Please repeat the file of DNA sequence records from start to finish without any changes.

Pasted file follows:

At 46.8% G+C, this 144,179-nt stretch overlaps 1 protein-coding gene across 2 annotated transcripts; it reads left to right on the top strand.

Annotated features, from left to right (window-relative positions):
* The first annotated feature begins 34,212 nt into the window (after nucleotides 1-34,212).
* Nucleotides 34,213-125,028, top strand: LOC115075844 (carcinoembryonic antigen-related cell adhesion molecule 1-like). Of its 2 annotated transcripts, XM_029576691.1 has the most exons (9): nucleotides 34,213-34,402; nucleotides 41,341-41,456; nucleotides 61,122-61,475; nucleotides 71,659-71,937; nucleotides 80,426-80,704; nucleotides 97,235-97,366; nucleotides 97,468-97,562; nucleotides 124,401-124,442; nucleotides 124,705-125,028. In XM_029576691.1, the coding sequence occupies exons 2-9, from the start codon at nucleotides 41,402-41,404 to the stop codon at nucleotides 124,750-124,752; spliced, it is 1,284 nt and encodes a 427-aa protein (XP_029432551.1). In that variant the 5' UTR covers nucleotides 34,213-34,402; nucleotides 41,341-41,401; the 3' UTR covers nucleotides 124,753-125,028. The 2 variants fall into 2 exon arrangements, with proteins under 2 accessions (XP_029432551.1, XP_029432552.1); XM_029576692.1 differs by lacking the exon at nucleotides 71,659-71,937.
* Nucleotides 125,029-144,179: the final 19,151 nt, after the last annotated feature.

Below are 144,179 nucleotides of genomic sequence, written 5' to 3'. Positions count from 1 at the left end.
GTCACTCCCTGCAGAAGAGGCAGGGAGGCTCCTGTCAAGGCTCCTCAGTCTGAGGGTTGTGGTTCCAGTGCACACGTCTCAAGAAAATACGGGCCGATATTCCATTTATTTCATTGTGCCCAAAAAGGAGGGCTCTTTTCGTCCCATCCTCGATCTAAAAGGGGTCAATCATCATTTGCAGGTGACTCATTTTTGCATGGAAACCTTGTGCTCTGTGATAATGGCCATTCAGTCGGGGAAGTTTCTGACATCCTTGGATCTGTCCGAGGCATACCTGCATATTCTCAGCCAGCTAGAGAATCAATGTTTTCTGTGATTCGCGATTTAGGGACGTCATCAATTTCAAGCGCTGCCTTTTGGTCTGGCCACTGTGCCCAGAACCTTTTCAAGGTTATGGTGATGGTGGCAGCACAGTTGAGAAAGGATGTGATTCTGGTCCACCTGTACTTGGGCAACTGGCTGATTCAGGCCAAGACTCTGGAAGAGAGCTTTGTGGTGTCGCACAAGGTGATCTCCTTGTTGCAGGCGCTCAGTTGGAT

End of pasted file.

At 46.8% G+C, this 144,179-nt stretch overlaps 1 protein-coding gene across 2 annotated transcripts; it reads left to right on the top strand.

Annotated features, from left to right (window-relative positions):
* The first annotated feature begins 34,212 nt into the window (after nucleotides 1-34,212).
* Nucleotides 34,213-125,028, top strand: LOC115075844 (carcinoembryonic antigen-related cell adhesion molecule 1-like). Of its 2 annotated transcripts, XM_029576691.1 has the most exons (9): nucleotides 34,213-34,402; nucleotides 41,341-41,456; nucleotides 61,122-61,475; nucleotides 71,659-71,937; nucleotides 80,426-80,704; nucleotides 97,235-97,366; nucleotides 97,468-97,562; nucleotides 124,401-124,442; nucleotides 124,705-125,028. In XM_029576691.1, the coding sequence occupies exons 2-9, from the start codon at nucleotides 41,402-41,404 to the stop codon at nucleotides 124,750-124,752; spliced, it is 1,284 nt and encodes a 427-aa protein (XP_029432551.1). In that variant the 5' UTR covers nucleotides 34,213-34,402; nucleotides 41,341-41,401; the 3' UTR covers nucleotides 124,753-125,028. The 2 variants fall into 2 exon arrangements, with proteins under 2 accessions (XP_029432551.1, XP_029432552.1); XM_029576692.1 differs by lacking the exon at nucleotides 71,659-71,937.
* Nucleotides 125,029-144,179: the final 19,151 nt, after the last annotated feature.

Below are 144,179 nucleotides of genomic sequence, written 5' to 3'. Positions count from 1 at the left end.
GTCACTCCCTGCAGAAGAGGCAGGGAGGCTCCTGTCAAGGCTCCTCAGTCTGAGGGTTGTGGTTCCAGTGCACACGTCTCAAGAAAATACGGGCCGATATTCCATTTATTTCATTGTGCCCAAAAAGGAGGGCTCTTTTCGTCCCATCCTCGATCTAAAAGGGGTCAATCATCATTTGCAGGTGACTCATTTTTGCATGGAAACCTTGTGCTCTGTGATAATGGCCATTCAGTCGGGGAAGTTTCTGACATCCTTGGATCTGTCCGAGGCATACCTGCATATTCTCAGCCAGCTAGAGAATCAATGTTTTCTGTGATTCGCGATTTAGGGACGTCATCAATTTCAAGCGCTGCCTTTTGGTCTGGCCACTGTGCCCAGAACCTTTTCAAGGTTATGGTGATGGTGGCAGCACAGTTGAGAAAGGATGTGATTCTGGTCCACCTGTACTTGGGCAACTGGCTGATTCAGGCCAAGACTCTGGAAGAGAGCTTTGTGGTGTCGCACAAGGTGATCTCCTTGTTGCAGGCGCTCAGTTGGAT